In this way, FMS patients feel a double burden because their life is dominated by pain but it is not adequately acknowledged.161 In fact, the process of FMS diagnosis is stressful for patients due to the lack of objective clinical markers and physician doubts, together with the general uncertainty of the process.162 The majority of FMS patients feel relieved when they finally receive their FMS diagnosis. However, this relief tends to evaporate when they realize the ineffectiveness of treatments and the illness prognosis.163,164

Patients with FMS experience a sense of invisibility because of debates regarding the authenticity of the diagnosis, treatment, and health care in general.155,165 Moreover, FMS patients usually feel embarrassed because they are no longer able to perform daily tasks as before.156 In fact, they have problems in planning daily life activities and interactions with family and their social circles due to the severity of their symptoms, such that they become more isolated.157,161,166 Dissatisfaction with the patient–doctor relationship is another recurring problem, together with frustration due to uncertainty regarding the etiology and treatment of FMS.164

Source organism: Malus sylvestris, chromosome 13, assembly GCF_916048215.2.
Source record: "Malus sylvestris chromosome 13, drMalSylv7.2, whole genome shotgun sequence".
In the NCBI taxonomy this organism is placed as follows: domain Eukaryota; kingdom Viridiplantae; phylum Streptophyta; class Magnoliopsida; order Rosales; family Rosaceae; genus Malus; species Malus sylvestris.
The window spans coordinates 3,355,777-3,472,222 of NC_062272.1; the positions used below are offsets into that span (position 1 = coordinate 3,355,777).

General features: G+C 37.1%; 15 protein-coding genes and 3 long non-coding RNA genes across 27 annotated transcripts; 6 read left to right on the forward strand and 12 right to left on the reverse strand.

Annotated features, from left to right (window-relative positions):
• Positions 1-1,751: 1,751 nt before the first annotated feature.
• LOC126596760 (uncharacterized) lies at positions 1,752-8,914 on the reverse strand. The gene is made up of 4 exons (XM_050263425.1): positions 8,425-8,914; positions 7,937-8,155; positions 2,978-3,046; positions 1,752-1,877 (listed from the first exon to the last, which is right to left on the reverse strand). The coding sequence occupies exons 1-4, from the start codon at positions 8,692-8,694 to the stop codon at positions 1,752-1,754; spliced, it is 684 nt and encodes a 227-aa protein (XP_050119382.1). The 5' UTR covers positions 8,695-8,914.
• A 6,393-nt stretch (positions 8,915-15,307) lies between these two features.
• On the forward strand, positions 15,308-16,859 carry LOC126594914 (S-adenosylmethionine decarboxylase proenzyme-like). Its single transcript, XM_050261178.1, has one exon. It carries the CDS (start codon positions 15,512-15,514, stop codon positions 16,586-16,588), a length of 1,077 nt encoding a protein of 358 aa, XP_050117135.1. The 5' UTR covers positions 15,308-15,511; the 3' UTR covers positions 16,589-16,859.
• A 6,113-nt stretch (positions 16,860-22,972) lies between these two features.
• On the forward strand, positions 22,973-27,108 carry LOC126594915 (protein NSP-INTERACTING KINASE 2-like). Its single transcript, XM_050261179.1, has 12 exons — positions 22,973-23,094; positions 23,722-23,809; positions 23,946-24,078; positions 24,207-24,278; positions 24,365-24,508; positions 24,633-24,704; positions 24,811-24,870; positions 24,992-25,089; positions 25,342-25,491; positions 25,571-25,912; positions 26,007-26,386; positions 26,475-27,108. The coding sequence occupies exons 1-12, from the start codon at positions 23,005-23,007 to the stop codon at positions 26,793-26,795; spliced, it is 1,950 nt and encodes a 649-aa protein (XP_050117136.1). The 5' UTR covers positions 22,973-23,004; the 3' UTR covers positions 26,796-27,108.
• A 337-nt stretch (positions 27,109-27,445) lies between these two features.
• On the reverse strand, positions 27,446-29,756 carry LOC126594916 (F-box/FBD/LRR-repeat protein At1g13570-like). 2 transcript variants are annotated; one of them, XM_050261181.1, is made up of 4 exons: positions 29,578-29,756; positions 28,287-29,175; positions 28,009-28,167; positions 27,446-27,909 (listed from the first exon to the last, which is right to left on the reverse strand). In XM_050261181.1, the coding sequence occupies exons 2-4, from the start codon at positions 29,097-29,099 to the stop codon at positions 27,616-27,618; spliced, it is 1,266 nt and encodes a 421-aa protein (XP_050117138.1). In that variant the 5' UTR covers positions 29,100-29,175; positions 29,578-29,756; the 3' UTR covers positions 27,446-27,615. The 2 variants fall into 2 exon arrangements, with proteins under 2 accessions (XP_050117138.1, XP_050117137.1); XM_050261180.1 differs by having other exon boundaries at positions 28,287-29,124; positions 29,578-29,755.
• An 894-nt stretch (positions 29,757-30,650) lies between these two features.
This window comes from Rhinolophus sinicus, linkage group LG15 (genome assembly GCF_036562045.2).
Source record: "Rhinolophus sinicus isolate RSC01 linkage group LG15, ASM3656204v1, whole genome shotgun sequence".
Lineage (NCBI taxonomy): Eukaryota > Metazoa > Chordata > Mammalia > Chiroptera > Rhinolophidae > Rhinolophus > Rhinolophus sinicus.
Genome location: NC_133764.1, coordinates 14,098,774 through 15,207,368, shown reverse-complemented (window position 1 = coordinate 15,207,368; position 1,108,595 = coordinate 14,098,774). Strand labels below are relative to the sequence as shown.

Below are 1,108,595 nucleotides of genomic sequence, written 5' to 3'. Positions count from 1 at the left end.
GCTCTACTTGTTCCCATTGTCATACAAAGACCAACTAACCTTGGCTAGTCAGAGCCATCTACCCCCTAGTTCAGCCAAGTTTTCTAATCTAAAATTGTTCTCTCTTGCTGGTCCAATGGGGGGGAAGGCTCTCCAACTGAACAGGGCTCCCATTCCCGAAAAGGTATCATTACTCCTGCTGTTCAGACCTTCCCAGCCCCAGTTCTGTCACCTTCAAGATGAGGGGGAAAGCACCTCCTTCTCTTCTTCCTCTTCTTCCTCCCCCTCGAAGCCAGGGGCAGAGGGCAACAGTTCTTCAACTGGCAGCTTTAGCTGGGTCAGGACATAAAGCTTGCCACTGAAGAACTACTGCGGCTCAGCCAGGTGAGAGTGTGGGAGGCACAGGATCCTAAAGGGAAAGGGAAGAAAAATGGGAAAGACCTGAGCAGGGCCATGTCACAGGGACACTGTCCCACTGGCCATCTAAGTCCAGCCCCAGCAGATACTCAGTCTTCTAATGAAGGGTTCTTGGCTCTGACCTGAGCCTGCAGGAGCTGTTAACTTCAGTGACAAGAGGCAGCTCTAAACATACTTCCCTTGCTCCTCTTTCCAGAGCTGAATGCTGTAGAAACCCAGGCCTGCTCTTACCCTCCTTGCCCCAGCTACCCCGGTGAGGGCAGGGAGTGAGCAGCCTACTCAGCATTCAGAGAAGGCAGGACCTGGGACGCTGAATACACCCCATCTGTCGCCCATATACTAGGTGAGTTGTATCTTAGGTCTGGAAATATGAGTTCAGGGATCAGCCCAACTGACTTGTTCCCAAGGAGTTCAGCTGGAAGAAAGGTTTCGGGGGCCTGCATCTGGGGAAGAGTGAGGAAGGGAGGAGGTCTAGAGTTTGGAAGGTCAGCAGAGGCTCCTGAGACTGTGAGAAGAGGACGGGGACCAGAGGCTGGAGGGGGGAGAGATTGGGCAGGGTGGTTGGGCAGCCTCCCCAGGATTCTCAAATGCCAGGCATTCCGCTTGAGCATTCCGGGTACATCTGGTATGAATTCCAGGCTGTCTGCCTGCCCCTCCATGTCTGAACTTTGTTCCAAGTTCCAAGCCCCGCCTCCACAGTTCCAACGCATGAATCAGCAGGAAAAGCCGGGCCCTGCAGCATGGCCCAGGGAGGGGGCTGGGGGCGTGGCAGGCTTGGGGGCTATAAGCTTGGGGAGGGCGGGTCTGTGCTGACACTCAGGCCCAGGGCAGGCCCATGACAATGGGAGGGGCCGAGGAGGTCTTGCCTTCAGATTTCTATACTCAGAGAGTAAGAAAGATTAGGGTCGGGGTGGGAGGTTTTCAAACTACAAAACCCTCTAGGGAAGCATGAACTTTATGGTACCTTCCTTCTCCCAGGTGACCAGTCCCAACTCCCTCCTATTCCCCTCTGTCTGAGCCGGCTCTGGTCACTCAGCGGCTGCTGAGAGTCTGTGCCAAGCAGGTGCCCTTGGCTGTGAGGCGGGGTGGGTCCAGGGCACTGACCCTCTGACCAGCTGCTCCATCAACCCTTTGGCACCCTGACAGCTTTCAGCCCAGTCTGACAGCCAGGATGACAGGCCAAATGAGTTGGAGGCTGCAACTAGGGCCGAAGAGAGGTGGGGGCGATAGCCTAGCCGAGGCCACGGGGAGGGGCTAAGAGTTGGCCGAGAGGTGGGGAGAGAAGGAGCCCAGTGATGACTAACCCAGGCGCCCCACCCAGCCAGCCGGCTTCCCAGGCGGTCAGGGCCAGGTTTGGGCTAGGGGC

FMS seems to undermine patients’ self-confidence and sense of self155 and disrupts their identity.167 In this sense, FMS patients experience a transition or change in identity due to the illness, which is apparently invisible to the people who saw them when healthy due on the basis of their external or physical appearance.168